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  16. WOW! Where else but Gumshoe can you get awesome stock info and insights into News letter history. Fascinating! The stuff people know who follow this site is amazing.
    Thanks Travis for allowing the discussions to take place.

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    • Personally, I do not want to see discussions like this on Gumshoe. I subscribed to learn about investing – not to wade through what seemed like endless drivel.

      Today’s exchange was at least 98% drivel!

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  17. Ooops I was looking for Travis and the Stock Gumshoe post and somehow I fell into a lost episode of Seinfeld.

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  18. I’m with Hi Pockets on this one. 24 posts (so far) and only a couple about this stock or any stock-related issue. As entertaining as it all might or might not be (not gets my vote) it is certainly not germane to the purported purpose of this site. Maybe a separate section could be available for people who want to reminisce, post irrelevant witticisms, etc. Or perhaps seek another venue as an outlet for your needs. I like a good personal story or a joke as much as anyone, but there must be about a billion other places on the web to post them.

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    • You may think this strange, but I agree with you and Hi Pockets. If you look back to July 25th 4:12 you will see I wrote ”Rather than continue this here and bore other GS readers, please ask Lynne at GS HQ for my email”. Others chose to continue their assault here and, minus their separate email address’, I felt obliged to respond.
      But it has to be said that, if you think there’s more to add on the investing front, stop being a passenger and share your pearls of wisdom.
      Fundamentally, its a silly tease which GS soon laid bare. Consequently the subject has morphed into ‘Are teases (at whatever price), value for money? And ‘Is it right to squat someone else’s thread to flog your own wares (albeit in the transparent guise of testing the thinkolator?)’ It’s been a slow week and dull subject, so the kids are having a bit of a fun. Heck there’s gotta be more to life than just myopic investing.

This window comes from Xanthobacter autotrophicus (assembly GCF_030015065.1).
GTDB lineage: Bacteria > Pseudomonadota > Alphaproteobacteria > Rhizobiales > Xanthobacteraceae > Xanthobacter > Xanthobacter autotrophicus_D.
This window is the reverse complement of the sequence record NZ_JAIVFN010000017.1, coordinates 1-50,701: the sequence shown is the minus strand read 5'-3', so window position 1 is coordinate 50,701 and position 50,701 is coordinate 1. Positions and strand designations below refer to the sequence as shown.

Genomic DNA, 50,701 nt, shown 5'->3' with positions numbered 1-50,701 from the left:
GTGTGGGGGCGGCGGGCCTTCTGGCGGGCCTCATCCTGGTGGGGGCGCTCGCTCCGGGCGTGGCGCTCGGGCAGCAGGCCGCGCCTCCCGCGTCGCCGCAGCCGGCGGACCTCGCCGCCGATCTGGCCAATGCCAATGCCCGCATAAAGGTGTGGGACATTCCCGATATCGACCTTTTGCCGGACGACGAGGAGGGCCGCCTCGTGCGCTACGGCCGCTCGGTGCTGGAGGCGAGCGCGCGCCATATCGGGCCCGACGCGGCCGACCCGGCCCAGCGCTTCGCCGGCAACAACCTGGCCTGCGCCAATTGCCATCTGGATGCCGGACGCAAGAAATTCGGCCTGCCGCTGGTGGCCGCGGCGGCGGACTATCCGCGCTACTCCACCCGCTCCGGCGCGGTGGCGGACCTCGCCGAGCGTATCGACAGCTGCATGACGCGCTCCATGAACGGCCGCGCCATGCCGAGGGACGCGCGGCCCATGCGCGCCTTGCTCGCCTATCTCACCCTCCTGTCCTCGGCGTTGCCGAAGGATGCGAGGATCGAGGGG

Im sorry if you have no new angle to offer, but you will notice the Manage your subscription button below. You can always untick this drivel, so avoid filling your spam box.
      But take heart: there are now new, more interesting Friday File topics, so I dont think you will be bothered again. I for one am signing out.

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  19. So are we buying Lynden Energy or not?! I would buy a half position if I were in a place to. At this point and most likely the next 2 months except for my automatic indexing purchases I am out of buying stocks as a disciplinary effort to “balance” my portfolio. I am short cash in my calculated percentage due mostly to some purchases I made a few months ago and also I bought more MSFT when it dipped.

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    • ps – It looks to me like I need to change my “balancing” strategy a bit to include not only an emergency fund, a cash and cash derivatives position and now I need to include a cash position that waits for excellent purchase opportunities that come along. This is mostly due to the overwhelming amount of good purchase ideas that have accumulated over the last 5-6 months.

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  20. Randy
    I hate to break this to you. If you look back over the hundreds of GS reviews, you will not find one specific reco…… if GS did, they would have to register as financial advisors.

    You have read Gs’s review….. you have read the readers comments…… you can do your own DD ad infinitum via the internet. But in the end, its your money and your decision. There is no ‘WE’ only ‘You’.

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    • Ooops Alan Harris! My sincere apologies! It was my small attempt at bringing the comments back to the thread topic. The bad news for you, however, is that whether or not you buy or sell stocks you still are part of the big “we” (and especially the micro “we” of those reading stockgumshoe.com). Best regards!

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  21. Amazing the things one can learn just by reading, News letters, New news letters, Old news letters, and the various Old old news letter readers comments… yes, just as convoluted as the original comments became, or are still, becoming. Hey, Travis, I enjoyed all of them, and of course, your GS which has saved me several outlays for info. Keep up the good work. Still investing and reading at age 75…or is it, reading and not buying what I read. Gets somewhat confusing. lol. Logging off.